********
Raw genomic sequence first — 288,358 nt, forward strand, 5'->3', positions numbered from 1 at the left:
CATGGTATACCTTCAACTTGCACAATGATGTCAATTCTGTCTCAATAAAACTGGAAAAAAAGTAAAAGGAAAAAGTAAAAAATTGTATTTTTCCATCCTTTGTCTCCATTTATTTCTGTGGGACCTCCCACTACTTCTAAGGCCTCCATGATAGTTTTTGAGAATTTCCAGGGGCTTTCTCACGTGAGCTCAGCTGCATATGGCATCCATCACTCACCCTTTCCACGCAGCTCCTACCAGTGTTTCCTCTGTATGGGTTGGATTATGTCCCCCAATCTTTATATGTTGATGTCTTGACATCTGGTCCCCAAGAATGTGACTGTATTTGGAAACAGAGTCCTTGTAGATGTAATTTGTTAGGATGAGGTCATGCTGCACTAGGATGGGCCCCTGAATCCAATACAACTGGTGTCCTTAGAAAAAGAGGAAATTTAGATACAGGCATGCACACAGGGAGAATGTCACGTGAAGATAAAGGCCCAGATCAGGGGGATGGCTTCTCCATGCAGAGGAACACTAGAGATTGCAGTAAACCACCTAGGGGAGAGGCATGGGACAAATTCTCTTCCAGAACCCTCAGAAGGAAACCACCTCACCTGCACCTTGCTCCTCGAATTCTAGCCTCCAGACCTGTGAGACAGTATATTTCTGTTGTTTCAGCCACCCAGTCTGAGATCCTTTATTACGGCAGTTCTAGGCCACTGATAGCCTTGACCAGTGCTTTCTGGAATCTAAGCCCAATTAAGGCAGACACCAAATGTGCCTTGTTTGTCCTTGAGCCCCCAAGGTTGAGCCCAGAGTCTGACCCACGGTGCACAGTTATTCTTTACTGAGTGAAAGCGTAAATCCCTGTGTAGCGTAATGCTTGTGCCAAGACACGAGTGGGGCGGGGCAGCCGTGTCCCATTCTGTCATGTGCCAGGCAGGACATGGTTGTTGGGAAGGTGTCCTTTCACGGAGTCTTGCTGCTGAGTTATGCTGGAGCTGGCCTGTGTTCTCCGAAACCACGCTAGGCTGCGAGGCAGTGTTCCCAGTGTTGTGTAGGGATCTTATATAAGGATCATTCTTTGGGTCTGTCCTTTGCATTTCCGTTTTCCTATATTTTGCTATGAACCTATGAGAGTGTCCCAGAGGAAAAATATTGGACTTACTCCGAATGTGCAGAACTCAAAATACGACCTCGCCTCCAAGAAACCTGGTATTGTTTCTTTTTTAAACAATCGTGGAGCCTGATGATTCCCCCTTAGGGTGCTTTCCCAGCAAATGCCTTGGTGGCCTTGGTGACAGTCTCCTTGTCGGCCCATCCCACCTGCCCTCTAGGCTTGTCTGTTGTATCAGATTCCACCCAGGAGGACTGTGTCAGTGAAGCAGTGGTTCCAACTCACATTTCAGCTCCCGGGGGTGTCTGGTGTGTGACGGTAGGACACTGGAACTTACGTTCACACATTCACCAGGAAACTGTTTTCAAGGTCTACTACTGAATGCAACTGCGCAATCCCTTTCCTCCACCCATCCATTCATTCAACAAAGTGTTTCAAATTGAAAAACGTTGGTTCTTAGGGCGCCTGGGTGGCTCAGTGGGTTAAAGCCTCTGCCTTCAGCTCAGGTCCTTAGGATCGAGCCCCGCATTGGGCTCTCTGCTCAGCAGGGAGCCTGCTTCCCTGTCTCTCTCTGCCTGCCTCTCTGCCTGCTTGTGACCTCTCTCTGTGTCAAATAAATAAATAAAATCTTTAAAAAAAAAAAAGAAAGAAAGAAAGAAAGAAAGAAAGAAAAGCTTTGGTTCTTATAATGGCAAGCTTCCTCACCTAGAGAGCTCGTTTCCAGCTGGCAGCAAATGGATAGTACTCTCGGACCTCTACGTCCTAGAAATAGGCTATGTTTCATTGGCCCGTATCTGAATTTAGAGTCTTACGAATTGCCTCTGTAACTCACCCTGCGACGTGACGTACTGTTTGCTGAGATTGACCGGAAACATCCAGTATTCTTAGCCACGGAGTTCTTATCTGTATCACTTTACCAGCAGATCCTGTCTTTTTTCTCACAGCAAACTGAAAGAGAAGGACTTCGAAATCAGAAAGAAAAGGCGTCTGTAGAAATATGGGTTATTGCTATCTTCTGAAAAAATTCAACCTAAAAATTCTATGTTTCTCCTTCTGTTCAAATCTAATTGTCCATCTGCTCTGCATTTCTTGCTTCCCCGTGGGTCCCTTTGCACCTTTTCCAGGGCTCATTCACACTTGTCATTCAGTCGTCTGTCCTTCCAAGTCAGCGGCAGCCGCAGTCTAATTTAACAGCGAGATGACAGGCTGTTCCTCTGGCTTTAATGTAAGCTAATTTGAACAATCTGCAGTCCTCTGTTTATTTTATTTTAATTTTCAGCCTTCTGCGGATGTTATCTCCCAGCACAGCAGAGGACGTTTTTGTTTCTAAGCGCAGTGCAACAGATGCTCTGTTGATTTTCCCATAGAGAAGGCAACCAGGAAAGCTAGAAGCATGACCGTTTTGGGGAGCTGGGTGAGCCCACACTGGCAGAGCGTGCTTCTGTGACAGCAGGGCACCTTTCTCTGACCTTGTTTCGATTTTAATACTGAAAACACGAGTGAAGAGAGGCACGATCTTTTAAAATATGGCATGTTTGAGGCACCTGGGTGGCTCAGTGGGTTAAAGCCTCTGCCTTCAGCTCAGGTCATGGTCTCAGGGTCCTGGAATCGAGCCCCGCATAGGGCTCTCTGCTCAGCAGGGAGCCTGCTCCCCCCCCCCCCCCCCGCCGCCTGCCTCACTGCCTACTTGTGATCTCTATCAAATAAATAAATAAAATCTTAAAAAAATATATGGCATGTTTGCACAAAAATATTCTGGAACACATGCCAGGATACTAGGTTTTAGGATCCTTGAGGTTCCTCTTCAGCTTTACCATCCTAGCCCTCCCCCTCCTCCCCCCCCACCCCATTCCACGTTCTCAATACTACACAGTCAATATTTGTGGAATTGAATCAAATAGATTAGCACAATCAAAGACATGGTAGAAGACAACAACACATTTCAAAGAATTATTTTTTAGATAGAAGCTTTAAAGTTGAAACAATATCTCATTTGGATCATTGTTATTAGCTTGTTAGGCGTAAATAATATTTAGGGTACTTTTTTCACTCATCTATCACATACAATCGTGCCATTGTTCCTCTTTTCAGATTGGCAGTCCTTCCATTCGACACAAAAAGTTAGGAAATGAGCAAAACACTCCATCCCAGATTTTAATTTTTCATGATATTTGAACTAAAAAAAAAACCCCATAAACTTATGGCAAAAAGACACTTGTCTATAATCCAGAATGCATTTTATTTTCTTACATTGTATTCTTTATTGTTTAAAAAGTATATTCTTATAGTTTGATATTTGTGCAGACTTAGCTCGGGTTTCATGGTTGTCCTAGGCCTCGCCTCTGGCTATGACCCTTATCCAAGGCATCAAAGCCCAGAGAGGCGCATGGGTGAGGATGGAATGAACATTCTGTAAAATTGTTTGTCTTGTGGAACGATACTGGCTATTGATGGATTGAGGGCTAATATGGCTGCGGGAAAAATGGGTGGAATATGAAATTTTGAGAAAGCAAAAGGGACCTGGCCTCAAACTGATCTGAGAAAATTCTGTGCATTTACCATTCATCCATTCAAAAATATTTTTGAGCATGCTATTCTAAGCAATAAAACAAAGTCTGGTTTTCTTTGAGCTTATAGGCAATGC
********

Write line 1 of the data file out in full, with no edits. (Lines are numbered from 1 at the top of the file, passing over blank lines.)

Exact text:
Raw genomic sequence first — 288,358 nt, forward strand, 5'->3', positions numbered from 1 at the left: